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This site offers a look into homes around the world, complete with fascinating shapes and photos from the inside and outside. The site is actually the table of contents for ...more
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This site offers a look into homes around the world, complete with fascinating shapes and photos from the inside and outside. The site is actually the table of contents for a book. You could buy the book (but it is not necessary). Simply visit this site to enjoy this marvelous array homes. The inside view of the homes features residents going about their daily activities. Since the images are small, you may want to use the Zoom controls on your computer to enlarge for a better view. (Command and + on a Mac, Ctrl and + on a Windows machine).
This site includes advertising.

tag(s): architecture (61), cross cultural understanding (78), cultures (82), design (72), homes (9)

In the Classroom

Include this as you study homes and communities. Talk about why homes vary from place to place. Talk about the role of local resources in home design. Have students do similar drawings of their own homes and investigate building materials and their sources in your area. Check out the ancestry of your students and see who has origins that might include houses from these locations. Ask your international students to share information and drawings of the types of homes featured in their countries. Have your students design a new type of home for today's world, incorporating some of the interesting features from these homes; they can display them using a tool such as Web Poster Wizard (reviewed here or PicLits (reviewed here or an online poster creator, such as Padlet (reviewed here).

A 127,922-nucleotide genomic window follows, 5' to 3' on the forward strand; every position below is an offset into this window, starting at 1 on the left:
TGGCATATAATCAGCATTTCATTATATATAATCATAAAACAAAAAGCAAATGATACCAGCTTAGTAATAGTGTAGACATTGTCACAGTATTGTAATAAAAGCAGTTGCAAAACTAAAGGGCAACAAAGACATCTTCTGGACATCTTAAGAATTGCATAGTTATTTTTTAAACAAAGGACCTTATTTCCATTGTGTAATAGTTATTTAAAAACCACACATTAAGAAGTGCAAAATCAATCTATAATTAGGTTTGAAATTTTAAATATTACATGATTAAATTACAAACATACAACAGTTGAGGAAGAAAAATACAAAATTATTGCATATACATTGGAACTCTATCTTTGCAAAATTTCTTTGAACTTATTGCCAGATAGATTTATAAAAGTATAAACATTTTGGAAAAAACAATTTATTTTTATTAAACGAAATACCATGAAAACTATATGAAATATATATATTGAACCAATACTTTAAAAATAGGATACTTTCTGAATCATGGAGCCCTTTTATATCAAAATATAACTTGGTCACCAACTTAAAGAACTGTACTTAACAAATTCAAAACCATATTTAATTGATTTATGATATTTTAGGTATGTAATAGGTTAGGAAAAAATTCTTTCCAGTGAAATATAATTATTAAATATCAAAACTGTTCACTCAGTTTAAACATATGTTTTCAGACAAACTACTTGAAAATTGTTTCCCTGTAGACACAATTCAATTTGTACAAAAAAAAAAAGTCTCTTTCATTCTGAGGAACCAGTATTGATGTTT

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Rethinking Schools - rethinkingschools.org

Grades
7 to 12
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This map activity displays a map of the Middle East and its surrounding countries (including North Africa.) You simply have to drag the name of the country to its map ...more
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This map activity displays a map of the Middle East and its surrounding countries (including North Africa.) You simply have to drag the name of the country to its map location. If you are correct, the name stays on the country and the country becomes highlighted. If the location is incorrect, a red X shows up.

tag(s): africa (178), continents (37), countries (64), maps (229), middle east (22)

In the Classroom

Use this as an introduction to a unit on countries, geography, natural resources, or current events in the Middle East. Use also as a review for a geography or map test. Share this map on your interactive whiteboard or projector and try to figure out the countries together.
 This resource requires Adobe Flash.